Jeroen Aerts, the head of the department of Water and Climate Risk at Vrije Universiteit Amsterdam and one of the country’s leading environmental researchers, was even more dubious. “Will there be large floating cities? I don’t see this happening, to be honest,” he said. Living on water “is not in the culture of Dutch people,” he continued. “On average, a Dutch person, you want to have a garden, you want two floors.” Olthuis agrees, in a fashion. The biggest obstacles to large-scale waterborne construction are not technological or financial, he said, but attitudinal. A NIMBYism can set in when you ask Dutch people to imagine a wetter way of living. “They like it, but not in their back yard,” Olthuis said. “If you ask them if their garden should be water, they say no.” He spoke with frustration about the sluggishness of Dutch bureaucracy, and its reluctance to adjust its defensive posture toward the Waterwolf. The country is “stuck in engineering solutions that we already used for the last fifty years,” he said. New ones are urgently needed, “but the politicians are not ready.” We’d ascended a hill to get a better view of the canal. Ships passed continuously through the open Maeslantkering. The Netherlands’ familiarity with flooding has created paradoxical roadblocks to floating construction, Olthuis said: “If your country is threatened by water, your legal framework doesn’t allow you to be close to it.” Piecemeal ownership of floating structures is not allowed in the Netherlands, which disincentivizes developers who might want to build and sell multiunit housing. Plus, the parcels of Dutch water that are sold for houses remain limited in size, preventing the construction of taller floating buildings, like the Waterstudio apartments in Scandinavia. “The city has to rezone this water and then allow you to build plots of a hundred by a hundred feet,” he said. “We’ve drawn the plans many times. We’re still waiting for the right city or town to approve.”

To see Waterstudio’s most ambitious completed project, I had to travel outside the Netherlands, to the French city of Lyon. The Théâtre L’Île Ô floats in the Rhone off a paved waterside promenade near the Gallieni bridge. (“Ô” is a homophone for eau, the French word for “water.”) On a winter afternoon, multi-lane roads above the riverbanks roared with cars, but compared with the bustling Dutch rivers the water on the Rhone was quiet. The theatre comprises six tilted polygons made of white steel and cut through with irregularly shaped windows. Linked to the bank by three gangways, it protrudes from the river like shards of an iceberg.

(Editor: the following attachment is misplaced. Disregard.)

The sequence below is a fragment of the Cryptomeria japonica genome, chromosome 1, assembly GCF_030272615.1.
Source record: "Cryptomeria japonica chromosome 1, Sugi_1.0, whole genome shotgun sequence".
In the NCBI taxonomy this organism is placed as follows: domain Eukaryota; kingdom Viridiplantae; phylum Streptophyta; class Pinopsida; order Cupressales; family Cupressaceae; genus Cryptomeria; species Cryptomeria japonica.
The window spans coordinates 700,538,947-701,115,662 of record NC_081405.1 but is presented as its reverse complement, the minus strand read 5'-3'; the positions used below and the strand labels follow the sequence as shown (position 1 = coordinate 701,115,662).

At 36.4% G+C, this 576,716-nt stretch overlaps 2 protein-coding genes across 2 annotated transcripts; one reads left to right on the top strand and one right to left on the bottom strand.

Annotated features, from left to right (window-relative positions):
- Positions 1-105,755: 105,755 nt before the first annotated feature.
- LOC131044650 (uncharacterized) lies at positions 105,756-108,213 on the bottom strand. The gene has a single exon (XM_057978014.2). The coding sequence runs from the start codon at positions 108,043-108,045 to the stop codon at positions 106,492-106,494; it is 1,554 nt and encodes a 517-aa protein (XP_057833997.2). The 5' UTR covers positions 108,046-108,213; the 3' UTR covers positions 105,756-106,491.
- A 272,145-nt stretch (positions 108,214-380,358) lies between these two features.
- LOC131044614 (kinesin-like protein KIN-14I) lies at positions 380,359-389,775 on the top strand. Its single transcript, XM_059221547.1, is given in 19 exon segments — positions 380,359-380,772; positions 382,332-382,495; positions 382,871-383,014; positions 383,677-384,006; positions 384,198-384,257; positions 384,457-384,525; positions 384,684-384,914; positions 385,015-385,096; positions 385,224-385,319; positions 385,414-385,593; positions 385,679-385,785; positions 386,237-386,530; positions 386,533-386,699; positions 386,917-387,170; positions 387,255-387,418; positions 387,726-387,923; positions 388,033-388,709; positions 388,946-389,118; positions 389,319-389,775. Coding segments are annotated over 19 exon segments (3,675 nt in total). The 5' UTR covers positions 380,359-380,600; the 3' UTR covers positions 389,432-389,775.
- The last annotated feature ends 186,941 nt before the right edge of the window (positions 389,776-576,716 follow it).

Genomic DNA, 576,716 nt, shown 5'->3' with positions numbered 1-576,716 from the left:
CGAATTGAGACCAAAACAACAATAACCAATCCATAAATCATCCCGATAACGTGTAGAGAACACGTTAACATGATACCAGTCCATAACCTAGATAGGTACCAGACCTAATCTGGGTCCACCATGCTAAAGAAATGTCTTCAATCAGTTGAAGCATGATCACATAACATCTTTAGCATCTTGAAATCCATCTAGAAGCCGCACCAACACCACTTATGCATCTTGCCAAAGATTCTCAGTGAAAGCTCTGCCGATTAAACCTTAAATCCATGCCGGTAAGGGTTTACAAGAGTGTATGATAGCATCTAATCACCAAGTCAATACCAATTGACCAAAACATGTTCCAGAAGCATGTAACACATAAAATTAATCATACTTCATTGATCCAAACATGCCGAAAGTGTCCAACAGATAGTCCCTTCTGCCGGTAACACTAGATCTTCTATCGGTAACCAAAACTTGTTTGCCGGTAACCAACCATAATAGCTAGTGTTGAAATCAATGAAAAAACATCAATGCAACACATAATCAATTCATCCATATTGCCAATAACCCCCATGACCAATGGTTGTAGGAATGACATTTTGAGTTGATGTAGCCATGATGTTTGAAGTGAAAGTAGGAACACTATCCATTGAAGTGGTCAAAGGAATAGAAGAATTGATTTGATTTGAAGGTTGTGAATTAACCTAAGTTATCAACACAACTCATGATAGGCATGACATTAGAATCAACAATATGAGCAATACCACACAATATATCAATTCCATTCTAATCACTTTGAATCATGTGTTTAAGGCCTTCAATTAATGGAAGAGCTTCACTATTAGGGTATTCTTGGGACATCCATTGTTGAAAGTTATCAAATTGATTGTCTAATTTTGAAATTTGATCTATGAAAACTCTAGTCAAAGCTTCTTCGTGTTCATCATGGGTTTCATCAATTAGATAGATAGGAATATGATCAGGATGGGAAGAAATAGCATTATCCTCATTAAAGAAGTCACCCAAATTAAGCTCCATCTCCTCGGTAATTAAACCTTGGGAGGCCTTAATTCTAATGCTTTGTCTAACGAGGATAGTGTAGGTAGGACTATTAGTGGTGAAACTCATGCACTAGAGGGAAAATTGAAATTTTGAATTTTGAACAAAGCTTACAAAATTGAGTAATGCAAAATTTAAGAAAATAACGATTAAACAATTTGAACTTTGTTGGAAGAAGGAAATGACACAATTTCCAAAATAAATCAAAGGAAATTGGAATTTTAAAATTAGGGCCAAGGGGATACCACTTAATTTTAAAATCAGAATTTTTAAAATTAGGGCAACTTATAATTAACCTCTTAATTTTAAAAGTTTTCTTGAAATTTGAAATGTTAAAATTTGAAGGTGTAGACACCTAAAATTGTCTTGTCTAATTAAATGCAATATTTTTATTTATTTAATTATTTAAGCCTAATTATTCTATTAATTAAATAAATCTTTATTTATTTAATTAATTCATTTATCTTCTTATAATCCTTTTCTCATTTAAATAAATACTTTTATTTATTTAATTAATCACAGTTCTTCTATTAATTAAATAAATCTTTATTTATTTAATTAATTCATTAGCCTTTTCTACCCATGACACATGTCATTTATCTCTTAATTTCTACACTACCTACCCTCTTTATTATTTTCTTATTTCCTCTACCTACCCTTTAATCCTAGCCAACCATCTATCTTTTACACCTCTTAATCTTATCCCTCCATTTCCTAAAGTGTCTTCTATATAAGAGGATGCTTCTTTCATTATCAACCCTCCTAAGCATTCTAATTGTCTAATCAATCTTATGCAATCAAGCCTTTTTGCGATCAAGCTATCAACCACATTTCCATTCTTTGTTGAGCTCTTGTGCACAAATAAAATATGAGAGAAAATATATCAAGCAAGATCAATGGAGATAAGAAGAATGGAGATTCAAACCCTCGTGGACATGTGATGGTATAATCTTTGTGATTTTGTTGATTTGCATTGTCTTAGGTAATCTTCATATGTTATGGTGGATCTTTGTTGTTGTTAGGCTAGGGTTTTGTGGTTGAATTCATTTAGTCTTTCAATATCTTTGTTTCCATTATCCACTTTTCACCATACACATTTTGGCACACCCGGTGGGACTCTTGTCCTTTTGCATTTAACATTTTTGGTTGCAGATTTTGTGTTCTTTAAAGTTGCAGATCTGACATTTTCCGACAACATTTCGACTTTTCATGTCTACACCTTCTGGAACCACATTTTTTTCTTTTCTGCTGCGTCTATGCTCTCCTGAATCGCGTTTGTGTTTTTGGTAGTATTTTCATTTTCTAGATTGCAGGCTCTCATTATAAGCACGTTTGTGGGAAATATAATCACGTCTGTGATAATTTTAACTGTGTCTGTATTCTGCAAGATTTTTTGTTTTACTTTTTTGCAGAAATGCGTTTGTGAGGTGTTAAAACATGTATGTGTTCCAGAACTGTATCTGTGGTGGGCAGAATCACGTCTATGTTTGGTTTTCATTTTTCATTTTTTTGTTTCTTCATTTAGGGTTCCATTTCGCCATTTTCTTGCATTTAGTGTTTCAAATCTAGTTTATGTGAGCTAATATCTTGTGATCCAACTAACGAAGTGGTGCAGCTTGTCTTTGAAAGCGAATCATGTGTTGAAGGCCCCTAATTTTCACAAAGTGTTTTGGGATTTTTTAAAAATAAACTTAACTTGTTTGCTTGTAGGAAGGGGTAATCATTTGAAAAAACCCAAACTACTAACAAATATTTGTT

The building, which opened to the public in early 2src23, is the second location of Patadôme, a local organization that hosts performances for children. But Olthuis described the theatre, more loftily, as a “global, mobile asset,” a piece of public infrastructure that, if no longer wanted in Lyon, can simply be towed down the Rhone and docked in Avignon, perhaps, or in Marseille. Its current lease lasts eighteen years, and its modular design makes it adaptable to different uses. David Lahille, Patadôme’s director of business development, managed the construction project. “Today, it is a theatre,” he told me. “Tomorrow, if we want to change it to a school, it’s easy.”

The idea for the new theatre emerged in 2src18, when control over Lyon’s waterways was transferred to the French federal government and the city launched an initiative to renew the waterfront. At the time, Patadôme had been looking to build a new space, but construction of theatres on land remains strictly regulated in France, owing to an old monarchic precedent dating to Louis XIV. A theatre on the water would be exempt from that rule. “We thought about buying a ship and modifying the ship,” Lahille said. They found Waterstudio, which suggested an ambitious new construction designed from scratch.

An ebullient Frenchman with a background in engineering, Lahille recalled that, during the team’s first meeting at Waterstudio’s office, Olthuis pulled out a box of wooden blocks, spilled them out onto a table, and asked the clients to construct a model of the river landscape. Then he had them improvise a shape for the theatre using the same blocks, which eventually inspired the whimsically geometric design. “You become a child, trying to imagine,” Lahille said. Getting the project approved, though, required bureaucratic wrangling at both the local and national level, and in the end hinged on the enthusiasm of a single official, Jean-Bastien Gambonnet, who in 2src21 was promoted to lead the local River Navigation Unit within the French Ministry of Ecological Transition. Gambonnet hustled to get approval from both Lyon and Paris. The process took about a year. “Here in France, usually, it’s more than ten years,” Lahille said.